His remark was validated by Dr. Rosa Domingo-Maleno, director of the Ministry of Health in the Province of Samaná, who acknowledged that more than a decade after the atypical surge of abortions in Arroyo Barril, no competent authority has conducted an epidemiological or soil contamination study to determine if the recurrence of spontaneous abortions and malformations in this municipality is or isn’t linked to the almost 30,000 tons of rockash that were abandoned there for four years, in the open, by the ocean, very close to streams, home gardens and hundreds of homes.
“We haven’t done a direct study in itself, but there is a suspicion that it was because of that material,” said the official.
Even so, vital statistics collected by her office and obtained by La Perla del Sur and the CPI reveal that of the 1,290 pregnancies registered during the year 2005 in the Province of Samaná, 415 ended in spontaneous abortions (32.1%).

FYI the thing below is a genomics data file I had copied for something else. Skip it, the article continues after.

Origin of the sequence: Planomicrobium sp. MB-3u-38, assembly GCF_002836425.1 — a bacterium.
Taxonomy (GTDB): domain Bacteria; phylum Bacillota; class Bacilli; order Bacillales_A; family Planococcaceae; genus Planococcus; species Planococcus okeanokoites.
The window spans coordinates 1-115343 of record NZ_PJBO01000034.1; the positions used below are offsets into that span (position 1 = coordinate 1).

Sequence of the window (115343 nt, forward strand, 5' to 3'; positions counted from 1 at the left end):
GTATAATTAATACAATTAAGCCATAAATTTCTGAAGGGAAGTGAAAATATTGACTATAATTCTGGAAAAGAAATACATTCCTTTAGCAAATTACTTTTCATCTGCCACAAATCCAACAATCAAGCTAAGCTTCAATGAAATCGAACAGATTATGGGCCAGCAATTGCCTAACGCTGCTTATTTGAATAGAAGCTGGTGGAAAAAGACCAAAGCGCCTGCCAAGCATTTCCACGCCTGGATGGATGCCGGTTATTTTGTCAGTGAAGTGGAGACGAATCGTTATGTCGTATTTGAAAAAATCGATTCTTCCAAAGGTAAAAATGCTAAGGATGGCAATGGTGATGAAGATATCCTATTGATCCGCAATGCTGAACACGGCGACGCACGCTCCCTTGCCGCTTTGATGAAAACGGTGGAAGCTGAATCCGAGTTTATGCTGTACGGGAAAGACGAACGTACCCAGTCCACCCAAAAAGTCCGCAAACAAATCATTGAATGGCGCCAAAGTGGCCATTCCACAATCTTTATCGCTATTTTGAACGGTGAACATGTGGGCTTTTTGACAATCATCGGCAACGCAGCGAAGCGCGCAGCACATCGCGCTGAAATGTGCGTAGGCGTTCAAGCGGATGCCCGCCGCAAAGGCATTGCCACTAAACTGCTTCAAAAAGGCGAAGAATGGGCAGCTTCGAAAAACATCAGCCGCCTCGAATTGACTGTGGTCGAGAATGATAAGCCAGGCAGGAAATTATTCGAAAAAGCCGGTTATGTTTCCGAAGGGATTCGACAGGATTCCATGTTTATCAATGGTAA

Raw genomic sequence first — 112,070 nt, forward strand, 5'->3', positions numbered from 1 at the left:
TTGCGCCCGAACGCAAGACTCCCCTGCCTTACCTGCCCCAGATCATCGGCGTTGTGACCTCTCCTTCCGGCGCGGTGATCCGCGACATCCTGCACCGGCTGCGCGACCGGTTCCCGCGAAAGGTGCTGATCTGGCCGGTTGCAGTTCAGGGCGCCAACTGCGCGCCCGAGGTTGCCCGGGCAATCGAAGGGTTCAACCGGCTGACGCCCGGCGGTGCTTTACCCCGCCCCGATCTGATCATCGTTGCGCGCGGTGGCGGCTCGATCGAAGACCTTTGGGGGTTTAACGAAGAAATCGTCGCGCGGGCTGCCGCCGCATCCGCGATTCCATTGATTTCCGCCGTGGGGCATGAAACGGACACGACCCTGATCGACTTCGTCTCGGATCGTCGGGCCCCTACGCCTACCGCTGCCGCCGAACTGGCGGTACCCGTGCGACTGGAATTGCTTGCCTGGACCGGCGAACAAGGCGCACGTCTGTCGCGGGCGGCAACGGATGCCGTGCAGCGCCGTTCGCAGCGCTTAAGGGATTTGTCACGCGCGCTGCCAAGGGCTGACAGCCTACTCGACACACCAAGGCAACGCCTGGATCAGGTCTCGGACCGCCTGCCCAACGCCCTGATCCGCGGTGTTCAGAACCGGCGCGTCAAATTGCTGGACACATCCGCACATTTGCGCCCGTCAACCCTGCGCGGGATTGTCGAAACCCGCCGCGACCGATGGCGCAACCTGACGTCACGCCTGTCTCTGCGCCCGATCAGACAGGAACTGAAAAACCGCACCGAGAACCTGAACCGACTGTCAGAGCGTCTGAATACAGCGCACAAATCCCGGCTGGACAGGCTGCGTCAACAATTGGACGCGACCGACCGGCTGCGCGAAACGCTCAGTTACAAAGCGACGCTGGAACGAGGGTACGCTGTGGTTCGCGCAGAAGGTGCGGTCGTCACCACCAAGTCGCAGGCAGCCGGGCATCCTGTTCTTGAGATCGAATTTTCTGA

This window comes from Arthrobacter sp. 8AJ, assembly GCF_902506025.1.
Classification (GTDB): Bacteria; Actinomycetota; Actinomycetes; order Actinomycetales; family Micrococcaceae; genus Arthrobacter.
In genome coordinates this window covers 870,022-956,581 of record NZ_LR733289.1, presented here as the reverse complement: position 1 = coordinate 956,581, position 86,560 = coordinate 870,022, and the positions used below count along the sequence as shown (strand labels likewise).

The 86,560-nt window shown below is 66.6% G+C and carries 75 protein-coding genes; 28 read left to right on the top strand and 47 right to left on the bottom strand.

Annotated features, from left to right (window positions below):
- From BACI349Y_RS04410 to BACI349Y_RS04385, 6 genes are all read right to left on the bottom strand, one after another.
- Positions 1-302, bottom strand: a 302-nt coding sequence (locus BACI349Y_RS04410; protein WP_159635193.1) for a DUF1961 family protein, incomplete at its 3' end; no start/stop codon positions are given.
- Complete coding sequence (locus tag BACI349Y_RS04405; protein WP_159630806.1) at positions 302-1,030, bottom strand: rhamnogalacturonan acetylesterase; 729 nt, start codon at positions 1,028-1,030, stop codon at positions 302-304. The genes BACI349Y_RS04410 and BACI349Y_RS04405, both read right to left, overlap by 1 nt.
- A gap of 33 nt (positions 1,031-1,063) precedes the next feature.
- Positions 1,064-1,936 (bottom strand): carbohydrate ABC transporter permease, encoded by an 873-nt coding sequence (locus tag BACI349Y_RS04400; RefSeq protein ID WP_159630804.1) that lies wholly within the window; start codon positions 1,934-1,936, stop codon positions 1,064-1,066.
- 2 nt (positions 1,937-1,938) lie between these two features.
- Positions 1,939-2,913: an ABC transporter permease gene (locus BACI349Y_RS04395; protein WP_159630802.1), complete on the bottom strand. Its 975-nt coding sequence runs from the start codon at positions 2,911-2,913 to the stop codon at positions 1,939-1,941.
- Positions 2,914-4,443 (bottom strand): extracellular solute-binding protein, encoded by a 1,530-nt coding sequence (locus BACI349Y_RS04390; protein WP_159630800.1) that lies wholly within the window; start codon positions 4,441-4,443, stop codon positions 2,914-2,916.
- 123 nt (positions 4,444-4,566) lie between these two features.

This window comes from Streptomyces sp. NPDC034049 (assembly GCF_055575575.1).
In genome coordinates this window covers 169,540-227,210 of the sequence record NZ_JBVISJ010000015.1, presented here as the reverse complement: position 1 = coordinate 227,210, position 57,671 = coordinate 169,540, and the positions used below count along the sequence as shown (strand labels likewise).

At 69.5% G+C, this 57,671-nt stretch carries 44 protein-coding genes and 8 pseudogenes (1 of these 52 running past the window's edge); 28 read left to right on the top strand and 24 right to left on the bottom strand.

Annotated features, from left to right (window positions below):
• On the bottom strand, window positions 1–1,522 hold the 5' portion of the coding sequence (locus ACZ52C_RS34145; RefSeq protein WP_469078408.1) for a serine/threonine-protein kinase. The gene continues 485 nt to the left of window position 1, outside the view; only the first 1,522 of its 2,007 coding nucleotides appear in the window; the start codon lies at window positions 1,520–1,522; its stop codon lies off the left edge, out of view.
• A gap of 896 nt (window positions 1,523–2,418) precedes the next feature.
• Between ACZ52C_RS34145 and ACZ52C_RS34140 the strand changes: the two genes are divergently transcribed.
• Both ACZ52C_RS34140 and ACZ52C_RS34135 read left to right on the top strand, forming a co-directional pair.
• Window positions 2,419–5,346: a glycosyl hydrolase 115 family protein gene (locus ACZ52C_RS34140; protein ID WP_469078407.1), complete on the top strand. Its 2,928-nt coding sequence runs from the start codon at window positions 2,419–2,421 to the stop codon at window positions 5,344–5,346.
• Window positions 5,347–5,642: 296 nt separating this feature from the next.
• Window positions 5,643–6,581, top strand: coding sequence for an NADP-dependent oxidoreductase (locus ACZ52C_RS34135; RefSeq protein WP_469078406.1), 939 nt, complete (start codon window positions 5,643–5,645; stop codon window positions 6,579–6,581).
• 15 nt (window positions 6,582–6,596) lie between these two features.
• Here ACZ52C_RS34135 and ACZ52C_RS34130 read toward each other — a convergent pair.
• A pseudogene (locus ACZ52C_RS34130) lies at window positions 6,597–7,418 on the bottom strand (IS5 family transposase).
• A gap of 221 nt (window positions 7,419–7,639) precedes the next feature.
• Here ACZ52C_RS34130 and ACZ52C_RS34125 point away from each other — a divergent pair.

“The rates tend to fluctuate between 15 to 20 percent, so if that year in that region it was 32.1%, it was very high,” said demographer Raúl Figueroa-Rodríguez.
These figures, coupled with reports from 2006 and 2007, prove that in only three years, the Ministry of Health registered 996 abortions in that region.
“And those that always presented the malformations were practically from Arroyo Barril and La Pascuala,” an adjoining community of Samaná, explained Domingo Maleno. In both locations, a little more than 10,000 people lived.